Economic Management Aspects of Cooperatives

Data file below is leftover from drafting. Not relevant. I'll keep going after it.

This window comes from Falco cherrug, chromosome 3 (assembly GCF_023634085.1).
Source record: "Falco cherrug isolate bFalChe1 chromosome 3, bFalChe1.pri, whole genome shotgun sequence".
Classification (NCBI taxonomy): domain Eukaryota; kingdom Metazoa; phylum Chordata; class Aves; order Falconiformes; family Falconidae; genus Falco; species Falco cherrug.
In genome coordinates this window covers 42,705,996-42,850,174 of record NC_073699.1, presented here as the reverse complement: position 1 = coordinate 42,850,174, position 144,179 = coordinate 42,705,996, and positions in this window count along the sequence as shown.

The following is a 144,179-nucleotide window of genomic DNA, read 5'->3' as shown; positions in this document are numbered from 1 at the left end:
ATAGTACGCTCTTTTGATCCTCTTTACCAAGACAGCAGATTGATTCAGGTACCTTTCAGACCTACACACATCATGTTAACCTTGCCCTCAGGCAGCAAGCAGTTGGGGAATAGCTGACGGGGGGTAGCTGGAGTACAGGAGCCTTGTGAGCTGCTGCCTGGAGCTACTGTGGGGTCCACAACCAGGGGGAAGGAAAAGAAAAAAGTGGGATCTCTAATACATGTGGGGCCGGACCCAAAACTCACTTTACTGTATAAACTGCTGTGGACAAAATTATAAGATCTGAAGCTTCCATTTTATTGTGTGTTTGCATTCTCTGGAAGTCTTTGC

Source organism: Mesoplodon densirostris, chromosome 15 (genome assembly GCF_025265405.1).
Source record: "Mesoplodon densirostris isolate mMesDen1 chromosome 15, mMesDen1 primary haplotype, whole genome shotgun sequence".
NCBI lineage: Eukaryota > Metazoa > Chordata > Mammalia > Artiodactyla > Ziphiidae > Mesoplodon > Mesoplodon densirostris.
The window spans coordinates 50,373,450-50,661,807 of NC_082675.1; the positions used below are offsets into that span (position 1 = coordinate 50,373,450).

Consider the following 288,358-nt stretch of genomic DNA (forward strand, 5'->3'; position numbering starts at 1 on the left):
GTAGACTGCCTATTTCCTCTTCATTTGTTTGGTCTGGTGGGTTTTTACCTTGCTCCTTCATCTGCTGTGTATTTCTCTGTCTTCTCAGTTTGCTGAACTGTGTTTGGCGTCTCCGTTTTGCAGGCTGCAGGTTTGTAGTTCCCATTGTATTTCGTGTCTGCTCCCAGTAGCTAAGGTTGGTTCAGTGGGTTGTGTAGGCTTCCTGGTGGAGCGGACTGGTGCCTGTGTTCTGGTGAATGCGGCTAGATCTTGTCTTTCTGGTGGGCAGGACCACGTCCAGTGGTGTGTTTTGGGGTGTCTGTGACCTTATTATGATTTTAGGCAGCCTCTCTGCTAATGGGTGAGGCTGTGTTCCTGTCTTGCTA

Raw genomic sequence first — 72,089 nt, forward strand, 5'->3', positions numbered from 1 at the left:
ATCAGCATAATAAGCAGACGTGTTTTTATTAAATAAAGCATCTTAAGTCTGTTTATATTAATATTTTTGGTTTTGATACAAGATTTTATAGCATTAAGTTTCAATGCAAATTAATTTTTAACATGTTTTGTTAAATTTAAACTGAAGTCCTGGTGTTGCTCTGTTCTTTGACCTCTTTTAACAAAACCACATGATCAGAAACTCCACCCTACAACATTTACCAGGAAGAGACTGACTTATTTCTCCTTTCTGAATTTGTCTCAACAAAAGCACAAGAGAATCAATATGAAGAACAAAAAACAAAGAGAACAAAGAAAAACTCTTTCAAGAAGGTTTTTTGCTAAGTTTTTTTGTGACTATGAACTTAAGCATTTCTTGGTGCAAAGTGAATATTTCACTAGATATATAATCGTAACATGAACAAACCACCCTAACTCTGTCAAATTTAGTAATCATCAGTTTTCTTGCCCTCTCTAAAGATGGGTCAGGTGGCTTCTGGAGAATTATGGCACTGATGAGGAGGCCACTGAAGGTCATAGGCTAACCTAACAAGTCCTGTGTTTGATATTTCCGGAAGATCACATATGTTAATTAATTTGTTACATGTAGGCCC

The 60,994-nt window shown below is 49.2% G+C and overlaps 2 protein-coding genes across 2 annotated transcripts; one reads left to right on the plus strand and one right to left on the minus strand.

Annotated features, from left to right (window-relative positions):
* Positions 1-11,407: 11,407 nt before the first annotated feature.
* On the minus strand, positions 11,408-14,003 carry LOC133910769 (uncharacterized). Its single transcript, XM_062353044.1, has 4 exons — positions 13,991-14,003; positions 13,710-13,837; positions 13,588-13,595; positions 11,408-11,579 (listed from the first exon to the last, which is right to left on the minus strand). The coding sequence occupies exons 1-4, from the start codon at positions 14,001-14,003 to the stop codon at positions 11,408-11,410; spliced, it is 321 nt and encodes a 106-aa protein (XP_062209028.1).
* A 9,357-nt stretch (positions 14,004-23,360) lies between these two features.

It has been defined that not all aspects of classical theory of cooperatives can be applied to agriculture during the transitive period to the market economy. Some of them must be newly created. The most important conditions for successful establishment and development of cooperatives are economical management aspects: the accumulation of the primary stock capital (the size of the share), the rules of profit distribution, the right to vote, etc. One peculiarity of the agriculture of post-communist countries of this period that influences and hinders the activity of the cooperatives is the variety of farm sizes. In Lithuania thousands of small farms (with 2-3 ha of land) producing large part of the production exist beside the big farms (not numerous yet) and the agricultural communities with several hundred or even thousand ha of land, the great number of cattle, large green houses and manufacturing lots of produce. This stops the foundation and development of the cooperatives, because the small farmers without enough capital for the investments are unable to establish cooperatives. Big farmers and other agricultural subjects being more powerful economically and technically are not willing to cooperate with the small producers, because the cooperative regulations of Lithuania (like the rest countries) require that one member of the cooperative can have only one vote despite the size of his share. Besides the main part of the profit is distributed in accordance with the turnover, and only 10 per cent of the after-tax profit can be paid as dividends in accordance with the law (the maximum amount of the dividend is defined in the cooperative regulations). The traditional definition methods of the size of the members’ share (the amount of the member share is equal to all the cooperative members, as well as the number of votes, etc.) are peculiar to the cooperatives (the amount of the share of the member is equal to the value of the paid advances), and are successfully used in all the classical cooperatives in the world. Such cooperatives have been founded at the same time as the rest enterprises of various kinds, they have created good material basis and many of them are united in strong cooperative structures. They are economically strong and competitive in modern market. But not all the aspects of cooperative theory can be applied in agriculture during the transient period to market economy. Some of them must be newly created. The paper describes the ways enabling to theoretically differentiate the share of the cooperative members in dependence on the turnover. The ways can be group, individual, mixed and striped. The mechanism of application of the proposed methods for the cooperatives where the property of the members differs greatly is given. The share differentiation enables to comprise the member groups: the smallest group number is two – the stimulated and the overloaded members. When the groups are compiled, the turnover sum total of every individual group is the most important criterion. The share coefficients are also chosen in accordance with the turnover sum total of the group members, and the share is calculated and the profit is divided in accordance with the individual member turnover. The first and the last member of every group are the boundary members, and their turnovers are estimated as boundary turnovers. The sums of the overloaded and stimulated turnovers should not vary significantly. The less the turnover of the stimulated members, the easier is to divide their discount to the rest members of the group, because the same share value should be accumulated in either case. Theoretical assumptions are given and the proposed method for the definition of the distribution of the differentiated share value for the cooperative members enables to achieve: the smaller ratio between the share to be accumulated and the whole cooperative turnover; the bigger possibility to get the share paid in kind; the more speedy increase of the profit; the more simple way to get the loan.